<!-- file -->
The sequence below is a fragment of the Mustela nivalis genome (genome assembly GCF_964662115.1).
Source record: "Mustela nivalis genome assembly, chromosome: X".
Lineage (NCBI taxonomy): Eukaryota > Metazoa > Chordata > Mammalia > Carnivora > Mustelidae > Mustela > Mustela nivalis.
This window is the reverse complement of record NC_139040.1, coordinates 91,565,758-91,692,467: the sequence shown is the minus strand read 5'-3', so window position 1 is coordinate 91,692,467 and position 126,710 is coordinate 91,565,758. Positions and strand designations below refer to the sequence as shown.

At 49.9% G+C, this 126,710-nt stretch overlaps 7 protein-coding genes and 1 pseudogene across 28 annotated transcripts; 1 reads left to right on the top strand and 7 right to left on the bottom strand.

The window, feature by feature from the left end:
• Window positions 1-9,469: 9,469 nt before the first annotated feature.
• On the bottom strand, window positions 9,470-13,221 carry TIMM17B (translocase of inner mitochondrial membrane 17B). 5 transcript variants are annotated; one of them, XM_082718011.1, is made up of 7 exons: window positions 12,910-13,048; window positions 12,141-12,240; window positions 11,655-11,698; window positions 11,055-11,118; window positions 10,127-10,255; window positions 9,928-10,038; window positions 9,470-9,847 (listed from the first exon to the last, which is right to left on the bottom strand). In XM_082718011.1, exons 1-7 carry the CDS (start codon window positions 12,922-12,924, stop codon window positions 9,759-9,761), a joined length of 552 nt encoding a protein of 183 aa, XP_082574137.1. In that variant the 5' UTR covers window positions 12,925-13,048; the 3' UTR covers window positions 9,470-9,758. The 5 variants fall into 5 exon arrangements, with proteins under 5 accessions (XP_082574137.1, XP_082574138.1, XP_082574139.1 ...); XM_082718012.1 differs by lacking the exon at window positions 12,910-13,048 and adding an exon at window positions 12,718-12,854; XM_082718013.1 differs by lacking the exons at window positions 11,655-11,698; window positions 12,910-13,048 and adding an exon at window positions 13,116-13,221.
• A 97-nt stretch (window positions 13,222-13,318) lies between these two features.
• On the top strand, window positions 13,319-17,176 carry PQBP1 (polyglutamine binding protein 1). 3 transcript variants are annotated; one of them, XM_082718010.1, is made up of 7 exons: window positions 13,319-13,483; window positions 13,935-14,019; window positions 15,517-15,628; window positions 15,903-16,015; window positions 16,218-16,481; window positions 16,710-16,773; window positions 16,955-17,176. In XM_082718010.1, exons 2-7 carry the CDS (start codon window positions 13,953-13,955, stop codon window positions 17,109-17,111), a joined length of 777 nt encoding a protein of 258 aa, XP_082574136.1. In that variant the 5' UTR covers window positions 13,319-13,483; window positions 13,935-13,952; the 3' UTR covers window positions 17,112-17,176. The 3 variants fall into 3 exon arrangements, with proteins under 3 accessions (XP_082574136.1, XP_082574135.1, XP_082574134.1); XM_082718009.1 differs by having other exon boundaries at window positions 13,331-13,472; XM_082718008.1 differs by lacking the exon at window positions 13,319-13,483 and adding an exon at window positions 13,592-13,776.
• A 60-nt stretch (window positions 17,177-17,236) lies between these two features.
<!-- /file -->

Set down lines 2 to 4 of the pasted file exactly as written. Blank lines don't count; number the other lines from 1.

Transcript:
Source record: "Mustela nivalis genome assembly, chromosome: X".
Lineage (NCBI taxonomy): Eukaryota > Metazoa > Chordata > Mammalia > Carnivora > Mustelidae > Mustela > Mustela nivalis.
This window is the reverse complement of record NC_139040.1, coordinates 91,565,758-91,692,467: the sequence shown is the minus strand read 5'-3', so window position 1 is coordinate 91,692,467 and position 126,710 is coordinate 91,565,758. Positions and strand designations below refer to the sequence as shown.